Easy Sherline Tool Post Grinder

Discussion in 'Horological Tools' started by Joseph Bautsch, Mar 13, 2019.

  1. This site uses cookies. By continuing to use this site, you are agreeing to our use of cookies. Learn More.
  1. Joseph Bautsch

    Joseph Bautsch Registered User
    NAWCC Member

    Dec 9, 2006
    1,112
    122
    63
    Male
    Retired
    Atlanta, GA
    Country Flag:
    Region Flag:
    The attached photo shows an easy to make, less than half a day, tool post grinder for the Sherline. A two and a half inch length piece of 3/8" square cold rolled steel, faced off and with a 45 degree edge is strapped to the body of an pneumatic pencil grinder. The straps are worm screw 5/16" clamps on each end of the bar. The grinder is a Astro Pneumatic Tool Co. device. It turns 58,000 rpm. Thats way more rpm than needed for any project. The max psi is 90, but runs best at 60 psi. The silver band on the back of the grinder is an off/on speed control. The grinder is for light weight grinding, shaping and polishing and takes the 1/8" diameter shaft attachments. . The grinder is set up in a Sherline adjustable tool block, for 3/8" cutting tools. With a protractor any angle can be set up on either side of the work or head on.

    0-9.jpeg
     
  2. Uhralt

    Uhralt Registered User
    NAWCC Member

    Sep 4, 2008
    3,651
    341
    83
    Country Flag:
    Region Flag:
    Looks good. How do you prevent the abrasive dust from grinding damaging the lathe? I managed to kill the front ball bearing of the headstock of my Sherline. Since then I avoid grinding on the lathe.

    Uhralt
     
  3. karlmansson

    karlmansson Registered User

    Apr 20, 2013
    2,498
    85
    48
    Doctor
    Linköping, Sweden
    Country Flag:
    Plastic bag that the work pokes through tends to do the trick. Probably easier with a collet than with a chuck though.
     
  4. Joseph Bautsch

    Joseph Bautsch Registered User
    NAWCC Member

    Dec 9, 2006
    1,112
    122
    63
    Male
    Retired
    Atlanta, GA
    Country Flag:
    Region Flag:
    My understanding of the Sherline head bearings is that they are sealed. Grinding is a common work procedure in using any lathe and with sealed bearings, grinding dust should not have any affect on them. To find out Sherlines recomend procedure, the effect of grinding, I have sent a question to the engineering and technical people there for a response. I'll let you know what they say.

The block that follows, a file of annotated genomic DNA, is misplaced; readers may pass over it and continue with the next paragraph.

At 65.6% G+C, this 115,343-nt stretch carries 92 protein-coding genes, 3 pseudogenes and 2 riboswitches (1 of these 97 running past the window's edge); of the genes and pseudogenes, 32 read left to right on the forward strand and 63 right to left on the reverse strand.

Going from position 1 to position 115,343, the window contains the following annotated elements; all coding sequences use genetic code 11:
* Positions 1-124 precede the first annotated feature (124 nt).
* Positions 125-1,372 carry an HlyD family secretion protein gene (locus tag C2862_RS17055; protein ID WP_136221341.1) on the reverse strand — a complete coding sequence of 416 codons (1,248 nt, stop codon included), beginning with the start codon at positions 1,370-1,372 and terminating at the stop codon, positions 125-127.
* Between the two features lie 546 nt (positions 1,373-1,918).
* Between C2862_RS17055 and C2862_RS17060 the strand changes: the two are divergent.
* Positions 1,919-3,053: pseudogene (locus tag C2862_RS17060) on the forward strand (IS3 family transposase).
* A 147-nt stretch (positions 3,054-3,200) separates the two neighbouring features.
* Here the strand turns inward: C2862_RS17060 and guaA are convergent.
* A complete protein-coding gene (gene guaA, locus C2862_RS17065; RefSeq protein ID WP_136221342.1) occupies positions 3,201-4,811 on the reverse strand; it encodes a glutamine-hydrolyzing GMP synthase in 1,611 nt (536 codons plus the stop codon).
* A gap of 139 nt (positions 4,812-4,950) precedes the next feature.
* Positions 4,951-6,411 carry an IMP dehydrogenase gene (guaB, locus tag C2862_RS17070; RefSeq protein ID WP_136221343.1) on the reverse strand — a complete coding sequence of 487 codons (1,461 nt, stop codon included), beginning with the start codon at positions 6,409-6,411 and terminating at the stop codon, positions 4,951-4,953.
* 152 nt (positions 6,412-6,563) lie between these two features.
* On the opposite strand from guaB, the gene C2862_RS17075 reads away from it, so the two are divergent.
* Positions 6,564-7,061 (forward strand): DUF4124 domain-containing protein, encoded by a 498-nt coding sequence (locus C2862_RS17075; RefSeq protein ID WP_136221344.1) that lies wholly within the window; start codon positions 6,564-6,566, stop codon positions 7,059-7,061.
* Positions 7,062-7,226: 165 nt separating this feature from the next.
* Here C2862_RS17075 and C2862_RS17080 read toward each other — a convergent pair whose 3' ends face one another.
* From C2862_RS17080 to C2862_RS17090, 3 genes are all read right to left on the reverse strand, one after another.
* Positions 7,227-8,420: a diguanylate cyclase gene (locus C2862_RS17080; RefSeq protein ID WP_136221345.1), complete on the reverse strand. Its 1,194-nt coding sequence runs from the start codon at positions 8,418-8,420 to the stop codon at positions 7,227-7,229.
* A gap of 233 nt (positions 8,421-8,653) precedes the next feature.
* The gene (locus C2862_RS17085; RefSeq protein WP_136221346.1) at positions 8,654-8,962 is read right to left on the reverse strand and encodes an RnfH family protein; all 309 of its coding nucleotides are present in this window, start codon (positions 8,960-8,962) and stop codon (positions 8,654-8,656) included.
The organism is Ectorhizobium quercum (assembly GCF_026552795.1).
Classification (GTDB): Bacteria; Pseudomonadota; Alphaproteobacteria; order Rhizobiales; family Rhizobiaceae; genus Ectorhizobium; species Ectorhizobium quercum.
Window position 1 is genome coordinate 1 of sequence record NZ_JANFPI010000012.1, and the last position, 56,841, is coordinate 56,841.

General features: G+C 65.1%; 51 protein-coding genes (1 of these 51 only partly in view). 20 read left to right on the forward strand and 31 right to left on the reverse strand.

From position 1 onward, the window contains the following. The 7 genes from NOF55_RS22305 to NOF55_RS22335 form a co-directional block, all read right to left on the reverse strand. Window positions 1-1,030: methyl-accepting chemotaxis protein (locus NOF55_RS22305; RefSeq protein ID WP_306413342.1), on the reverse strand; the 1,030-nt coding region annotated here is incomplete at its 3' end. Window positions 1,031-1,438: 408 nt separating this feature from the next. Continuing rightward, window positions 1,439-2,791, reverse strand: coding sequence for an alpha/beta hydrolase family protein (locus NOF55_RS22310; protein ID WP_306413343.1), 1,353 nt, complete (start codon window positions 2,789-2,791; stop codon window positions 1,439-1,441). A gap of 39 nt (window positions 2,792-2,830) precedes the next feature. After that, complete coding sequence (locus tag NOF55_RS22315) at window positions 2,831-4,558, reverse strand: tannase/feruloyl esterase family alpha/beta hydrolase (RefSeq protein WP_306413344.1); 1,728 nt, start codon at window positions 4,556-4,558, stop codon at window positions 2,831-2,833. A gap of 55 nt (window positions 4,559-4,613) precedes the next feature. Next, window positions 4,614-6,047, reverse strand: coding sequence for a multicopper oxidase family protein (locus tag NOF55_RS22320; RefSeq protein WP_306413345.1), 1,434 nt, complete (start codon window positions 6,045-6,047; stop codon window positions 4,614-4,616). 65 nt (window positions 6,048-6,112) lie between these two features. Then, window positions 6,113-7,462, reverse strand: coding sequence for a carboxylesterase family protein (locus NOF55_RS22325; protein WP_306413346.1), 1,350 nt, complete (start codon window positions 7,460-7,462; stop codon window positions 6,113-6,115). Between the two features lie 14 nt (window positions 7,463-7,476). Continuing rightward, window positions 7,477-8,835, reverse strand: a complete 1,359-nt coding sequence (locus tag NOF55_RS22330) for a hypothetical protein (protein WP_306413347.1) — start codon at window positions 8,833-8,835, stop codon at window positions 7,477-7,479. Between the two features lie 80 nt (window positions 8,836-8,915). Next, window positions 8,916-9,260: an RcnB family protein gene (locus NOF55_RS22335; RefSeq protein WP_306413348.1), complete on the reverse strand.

5. MartinM

    MartinM Registered User

    Jun 24, 2011
    2,956
    79
    48
    Male
    Medical Insurance Systems Analyst
    El Dorado, CA
    Country Flag:
    Region Flag:
    I use an thin sheet aluminum shield on my mini lathe that surrounds the chuck and keeps the abrasive elements out of the intersection of the output shaft and the machine body. It is held in place by setting it on top of the machine and using the magnetic mount for a dial indicator.
     
  6. Joseph Bautsch

    Joseph Bautsch Registered User
    NAWCC Member

    Dec 9, 2006
    1,112
    122
    63
    Male
    Retired
    Atlanta, GA
    Country Flag:
    Region Flag:
    Here is the response from Sherline. Evidently there are more components of the machine that are subject to damage from fine grinding dust. Occasional grinding will have a minimal effect. But should not be an ongoing work process. Sherline also recommends using the toggle switch cover.

    "Joseph,
    Grinding dust is the absolute worst thing for any machine. We do not recommend grinding on our machines.
    The headstock bearings are lifetime sealed bearings. However, grinding dust will find its way into everything (including the speed control.
    If this is going to be something that you do once in a while, then the impact on the machine will be minimal.
    If you are turning your machine into a fulltime grinder, there will be premature wear on the bearings.
    I highly recommend buying the toggle switch dust cover p/n 3015 (https://www.sherline.com/product/3015-toggle-switch-dust-cover/ ) for the power switch on the speed control. If grinding dust gets into the switch, it will short it out."
    Have a great day,
    Karl"

    A good cleaning after each use will go a long way to extending the life of the lathe, but that is true after any use not just grinding.